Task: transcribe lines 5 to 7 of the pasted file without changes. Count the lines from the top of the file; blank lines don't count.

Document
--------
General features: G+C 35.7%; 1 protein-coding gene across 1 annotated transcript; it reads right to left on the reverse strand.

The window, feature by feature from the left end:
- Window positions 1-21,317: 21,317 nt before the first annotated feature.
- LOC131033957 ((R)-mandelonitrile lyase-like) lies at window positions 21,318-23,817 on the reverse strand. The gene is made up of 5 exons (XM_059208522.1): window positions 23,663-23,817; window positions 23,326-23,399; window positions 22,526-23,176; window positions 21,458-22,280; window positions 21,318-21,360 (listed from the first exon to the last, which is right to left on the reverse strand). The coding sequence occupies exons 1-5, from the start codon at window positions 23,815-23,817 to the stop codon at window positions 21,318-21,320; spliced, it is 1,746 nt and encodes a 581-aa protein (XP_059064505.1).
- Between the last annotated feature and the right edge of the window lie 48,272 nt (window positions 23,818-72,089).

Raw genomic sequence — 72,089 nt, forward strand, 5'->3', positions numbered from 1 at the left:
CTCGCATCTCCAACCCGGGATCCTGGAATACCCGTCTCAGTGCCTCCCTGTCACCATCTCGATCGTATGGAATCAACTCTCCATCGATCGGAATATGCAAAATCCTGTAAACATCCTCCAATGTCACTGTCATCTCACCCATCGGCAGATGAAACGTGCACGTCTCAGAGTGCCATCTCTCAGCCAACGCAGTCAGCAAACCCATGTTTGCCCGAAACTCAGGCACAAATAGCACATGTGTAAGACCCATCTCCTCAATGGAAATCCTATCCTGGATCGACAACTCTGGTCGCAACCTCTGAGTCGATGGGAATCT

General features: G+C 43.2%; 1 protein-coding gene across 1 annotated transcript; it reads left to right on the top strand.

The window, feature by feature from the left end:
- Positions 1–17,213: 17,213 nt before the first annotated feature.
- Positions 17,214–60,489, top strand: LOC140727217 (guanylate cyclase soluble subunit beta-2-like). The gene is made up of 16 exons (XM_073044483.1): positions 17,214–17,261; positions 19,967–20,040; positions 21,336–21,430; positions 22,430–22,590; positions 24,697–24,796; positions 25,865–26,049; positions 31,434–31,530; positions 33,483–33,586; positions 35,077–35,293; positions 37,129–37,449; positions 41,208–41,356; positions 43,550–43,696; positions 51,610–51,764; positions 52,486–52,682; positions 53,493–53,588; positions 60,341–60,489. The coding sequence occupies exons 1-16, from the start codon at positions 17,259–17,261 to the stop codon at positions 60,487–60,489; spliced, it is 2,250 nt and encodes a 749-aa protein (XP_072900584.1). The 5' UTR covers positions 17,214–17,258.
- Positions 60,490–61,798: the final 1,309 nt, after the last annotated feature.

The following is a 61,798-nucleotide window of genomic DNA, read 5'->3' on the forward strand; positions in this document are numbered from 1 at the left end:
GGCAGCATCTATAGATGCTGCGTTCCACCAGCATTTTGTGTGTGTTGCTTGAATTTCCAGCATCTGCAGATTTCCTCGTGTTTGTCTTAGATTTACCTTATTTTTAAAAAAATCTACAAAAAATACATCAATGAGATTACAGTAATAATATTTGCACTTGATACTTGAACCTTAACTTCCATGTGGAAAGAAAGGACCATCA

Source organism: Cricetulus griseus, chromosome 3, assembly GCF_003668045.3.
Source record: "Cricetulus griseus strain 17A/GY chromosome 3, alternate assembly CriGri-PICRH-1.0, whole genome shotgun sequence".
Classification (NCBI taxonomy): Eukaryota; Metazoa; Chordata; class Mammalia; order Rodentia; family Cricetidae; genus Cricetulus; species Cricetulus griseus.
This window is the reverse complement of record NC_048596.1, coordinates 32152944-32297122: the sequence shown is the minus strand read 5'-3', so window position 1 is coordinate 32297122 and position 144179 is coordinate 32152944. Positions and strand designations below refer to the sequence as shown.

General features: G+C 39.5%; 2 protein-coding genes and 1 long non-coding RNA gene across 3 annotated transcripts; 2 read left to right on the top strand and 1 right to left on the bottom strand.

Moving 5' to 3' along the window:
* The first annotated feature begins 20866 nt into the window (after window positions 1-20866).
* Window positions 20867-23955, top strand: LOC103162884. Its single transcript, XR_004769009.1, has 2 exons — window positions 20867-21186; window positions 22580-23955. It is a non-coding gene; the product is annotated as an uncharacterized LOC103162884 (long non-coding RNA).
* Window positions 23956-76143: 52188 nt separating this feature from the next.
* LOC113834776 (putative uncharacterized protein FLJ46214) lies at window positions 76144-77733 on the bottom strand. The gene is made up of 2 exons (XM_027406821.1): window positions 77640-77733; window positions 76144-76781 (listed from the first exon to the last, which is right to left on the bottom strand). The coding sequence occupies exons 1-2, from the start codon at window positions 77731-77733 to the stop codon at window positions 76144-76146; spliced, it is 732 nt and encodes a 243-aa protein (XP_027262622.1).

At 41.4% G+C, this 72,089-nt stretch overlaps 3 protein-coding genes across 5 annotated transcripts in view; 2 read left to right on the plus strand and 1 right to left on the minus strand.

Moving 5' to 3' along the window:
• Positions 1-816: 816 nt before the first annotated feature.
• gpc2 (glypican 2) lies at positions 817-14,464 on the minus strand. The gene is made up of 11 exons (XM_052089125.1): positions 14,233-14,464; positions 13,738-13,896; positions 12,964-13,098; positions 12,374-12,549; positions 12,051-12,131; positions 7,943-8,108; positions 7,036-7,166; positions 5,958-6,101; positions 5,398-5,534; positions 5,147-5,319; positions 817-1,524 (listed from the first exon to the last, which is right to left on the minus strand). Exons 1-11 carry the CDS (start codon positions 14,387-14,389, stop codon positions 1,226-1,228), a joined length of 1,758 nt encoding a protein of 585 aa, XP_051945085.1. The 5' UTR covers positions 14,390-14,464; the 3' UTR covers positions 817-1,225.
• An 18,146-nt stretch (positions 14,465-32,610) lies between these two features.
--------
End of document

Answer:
- Between the last annotated feature and the right edge of the window lie 48,272 nt (window positions 23,818-72,089).

Raw genomic sequence — 72,089 nt, forward strand, 5'->3', positions numbered from 1 at the left:
CTCGCATCTCCAACCCGGGATCCTGGAATACCCGTCTCAGTGCCTCCCTGTCACCATCTCGATCGTATGGAATCAACTCTCCATCGATCGGAATATGCAAAATCCTGTAAACATCCTCCAATGTCACTGTCATCTCACCCATCGGCAGATGAAACGTGCACGTCTCAGAGTGCCATCTCTCAGCCAACGCAGTCAGCAAACCCATGTTTGCCCGAAACTCAGGCACAAATAGCACATGTGTAAGACCCATCTCCTCAATGGAAATCCTATCCTGGATCGACAACTCTGGTCGCAACCTCTGAGTCGATGGGAATCT